“Get lost!” Alas! These discordant words are often spoken and repeatedly heard as we go through life. But when we think about it, it is really abhorrent to say to another person – “Get lost!” True, we normally use this expression to tell someone forcefully and quite rudely to go away, but from a Biblical perspective, it is one of the most repugnant things anyone could say to a fellow human being. It basically means that we wish someone to be deprived of heaven. Not content with this colourful turn of phrase, however, we often feel the need to express the same sentiment in an even more colourful fashion by employing an even more jazzy salutation – “Go to hell!”
As I reflected on the Gospel text today – the text speaks about being lost – I realised that all of us need a more profound understanding of what “being lost” actually means, i.e. from a Biblical perspective. The precious insights concealed in the Greek version of today’s text need to be extracted in order for us to see the beauty of what Jesus is telling us.
Using three parables (something rather unusual in the modern liturgy) Jesus speaks about being lost and found. The Gospel passage consists of what I like to call the “twin parables” – the story of the Lost Sheep and the story of the Lost Coin – and one of the most well-known and well-loved parables, the story of the Prodigal Son. The short form of the Gospel today has only the “twin parables” as the parable of the prodigal son was already used this year on the fourth Sunday of Lent. (“Thank God” I hear many say, “because that will make the Mass shorter, and Mass must go quickly of course!”)
However, when we interpret the story of the Prodigal Son within the context of the other two parables today, we suddenly discover a deeper dimension to it. Normally, when we read the parable of the Prodigal Son, we put the emphasis on the Prodigal Son’s initiative in returning home. But when understood in the context of the “twin parables”, the emphasis is placed on the anticipatory action of God in seeking and saving the lost – the father “running” to the Prodigal Son while still a distance away. I would like to expand on this thought.
The Bible often uses play on words to emphasise a deeper dimension to something. In our modern translations, however, these shades of meaning are almost always lost. The Gospel today uses the word “to lose” (in Greek “apóllymi”), a word meaning much more than just lost. It is often used to mean “to destroy”, “to kill” or “to perish”. Therefore, in the mind of the Biblical authors, Jesus is said to lose one of the sheep if it becomes wicked and does not accept salvation, i.e. lost.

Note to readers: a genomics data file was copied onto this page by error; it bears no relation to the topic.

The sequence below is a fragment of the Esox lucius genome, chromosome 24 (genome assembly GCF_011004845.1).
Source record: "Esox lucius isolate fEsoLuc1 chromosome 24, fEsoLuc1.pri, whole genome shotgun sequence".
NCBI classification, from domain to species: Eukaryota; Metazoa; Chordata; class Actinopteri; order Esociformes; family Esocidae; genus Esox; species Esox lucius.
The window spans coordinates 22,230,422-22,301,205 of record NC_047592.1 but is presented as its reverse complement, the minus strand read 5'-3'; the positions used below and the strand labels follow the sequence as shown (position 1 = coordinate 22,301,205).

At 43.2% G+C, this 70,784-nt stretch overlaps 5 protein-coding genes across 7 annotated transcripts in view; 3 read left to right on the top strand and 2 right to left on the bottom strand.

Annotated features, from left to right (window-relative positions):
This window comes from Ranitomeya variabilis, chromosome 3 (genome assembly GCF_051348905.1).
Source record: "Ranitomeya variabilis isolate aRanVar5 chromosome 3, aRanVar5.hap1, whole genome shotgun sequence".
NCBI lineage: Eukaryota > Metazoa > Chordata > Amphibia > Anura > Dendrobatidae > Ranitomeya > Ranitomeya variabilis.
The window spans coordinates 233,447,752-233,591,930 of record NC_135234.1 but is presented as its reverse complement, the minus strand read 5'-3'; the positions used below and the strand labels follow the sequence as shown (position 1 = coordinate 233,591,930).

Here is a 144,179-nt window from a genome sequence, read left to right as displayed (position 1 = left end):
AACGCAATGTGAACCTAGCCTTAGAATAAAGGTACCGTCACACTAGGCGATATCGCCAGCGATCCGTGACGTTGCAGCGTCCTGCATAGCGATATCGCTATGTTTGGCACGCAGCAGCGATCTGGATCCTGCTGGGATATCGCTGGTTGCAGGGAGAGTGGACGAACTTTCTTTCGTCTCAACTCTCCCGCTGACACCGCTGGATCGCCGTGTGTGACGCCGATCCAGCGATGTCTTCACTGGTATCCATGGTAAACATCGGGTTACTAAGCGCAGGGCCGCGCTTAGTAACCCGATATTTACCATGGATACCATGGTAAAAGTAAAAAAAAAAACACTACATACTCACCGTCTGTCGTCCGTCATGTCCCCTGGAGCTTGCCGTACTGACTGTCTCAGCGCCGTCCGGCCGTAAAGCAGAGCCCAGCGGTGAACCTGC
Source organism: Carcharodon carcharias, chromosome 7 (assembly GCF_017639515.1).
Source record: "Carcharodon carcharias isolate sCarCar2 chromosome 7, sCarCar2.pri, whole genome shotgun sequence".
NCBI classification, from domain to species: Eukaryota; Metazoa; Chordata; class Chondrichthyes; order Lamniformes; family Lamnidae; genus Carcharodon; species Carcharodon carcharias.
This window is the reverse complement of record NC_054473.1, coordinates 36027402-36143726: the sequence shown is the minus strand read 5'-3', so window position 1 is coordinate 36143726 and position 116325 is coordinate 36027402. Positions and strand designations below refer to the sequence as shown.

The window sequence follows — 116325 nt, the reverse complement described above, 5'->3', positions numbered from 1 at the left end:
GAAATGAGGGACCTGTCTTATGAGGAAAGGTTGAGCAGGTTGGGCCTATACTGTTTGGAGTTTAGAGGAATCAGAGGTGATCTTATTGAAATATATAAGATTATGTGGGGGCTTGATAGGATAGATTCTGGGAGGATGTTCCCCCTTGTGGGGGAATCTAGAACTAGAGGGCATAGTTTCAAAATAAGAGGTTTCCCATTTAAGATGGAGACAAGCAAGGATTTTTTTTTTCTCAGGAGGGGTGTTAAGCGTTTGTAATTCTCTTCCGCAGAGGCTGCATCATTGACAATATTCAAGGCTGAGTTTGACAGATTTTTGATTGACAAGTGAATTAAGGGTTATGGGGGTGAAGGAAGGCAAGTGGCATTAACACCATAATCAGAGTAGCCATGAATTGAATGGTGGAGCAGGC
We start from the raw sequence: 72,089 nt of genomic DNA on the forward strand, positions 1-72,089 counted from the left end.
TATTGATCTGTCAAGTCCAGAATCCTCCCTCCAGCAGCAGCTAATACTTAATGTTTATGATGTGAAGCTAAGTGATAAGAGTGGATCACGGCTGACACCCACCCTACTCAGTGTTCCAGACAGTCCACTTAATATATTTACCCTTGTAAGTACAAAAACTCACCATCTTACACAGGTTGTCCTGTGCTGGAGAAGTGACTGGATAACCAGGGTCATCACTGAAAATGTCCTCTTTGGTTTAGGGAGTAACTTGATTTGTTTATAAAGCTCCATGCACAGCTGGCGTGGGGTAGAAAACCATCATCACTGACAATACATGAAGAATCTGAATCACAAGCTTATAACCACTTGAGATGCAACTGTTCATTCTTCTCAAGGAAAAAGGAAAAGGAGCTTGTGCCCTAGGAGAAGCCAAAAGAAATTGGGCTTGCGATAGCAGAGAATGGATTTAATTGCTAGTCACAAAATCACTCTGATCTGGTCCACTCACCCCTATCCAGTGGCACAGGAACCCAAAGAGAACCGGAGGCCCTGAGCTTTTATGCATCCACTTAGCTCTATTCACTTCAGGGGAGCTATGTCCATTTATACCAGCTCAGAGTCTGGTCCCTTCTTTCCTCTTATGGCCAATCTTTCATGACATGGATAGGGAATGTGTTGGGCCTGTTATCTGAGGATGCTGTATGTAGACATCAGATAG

The Bible often uses this word to describe sheep straying from the flock, comparing the people of Israel to a flock that wanders about without guidance due to the negligence of its religious teachers. Because of this, the people are left to themselves and are in danger of losing their eternal salvation. Therefore, Christ, reclaiming them from wickedness, is likened to a shepherd who “has come to seek out and save what was lost” (Luke 19:10).
It is strange that the shepherd would leave his other sheep in the “wilderness” to go and look for the one that is lost. However, in the Greek text, the “wilderness” (érēmos) is not meant to be understood literally, i.e. an uncultivated, unpopulated place or a desolate area. It is used here in a figurative way to describe a barren, solitary place that also provides needed quiet and freedom from disturbance. In the Bible the wilderness is also where God richly grants His presence and provision for those seeking Him.
I also find great spiritual comfort when I read in today’s text that the Lord will “go after the missing one till he found it. And when he found it ...” Here we have one of the hidden gems of this text. It is not a question of if he finds but when he finds! God never gives up. The Greek word “heōs”, translated in the text as “till” or “until”, is a conjunction meaning “up to such time as”. In other words, God will find what he searches for and will never give up until he does.
It has taken many years for me to allow this profound truth to penetrate the depths of my being. God did not leave us – we left him. The division that exists between God and us is completely one-sided (our side). We abandoned him – he did not abandon us. Jesus is the shepherd who came to reconcile a fearful humanity to a loving God. In Jesus, God was reconciling the world to Himself (2 Cor 5:19) – not the other way around. The entire Bible is about what God is doing to rebuild the original relationship he had with us, so that original sin is conquered by original relationship. Indeed, the Bible is the story of God in search of man.
God pursues us by constantly reminding us of his presence. He never slumbers. He understands all things. He lifts us when we are weak – even when we fall short of his glory – and we all do (Rom 3:23).
Using these insights, the message of the Gospel text today becomes much clearer. Without Jesus, we are lost. We cannot hope to survive without him. This was brought home to me very recently when I visited the home of woman who had just lost her husband. When I arrived at the house, she said to me, “It’s not just that I have lost him – I am lost without him!” What a powerful insight!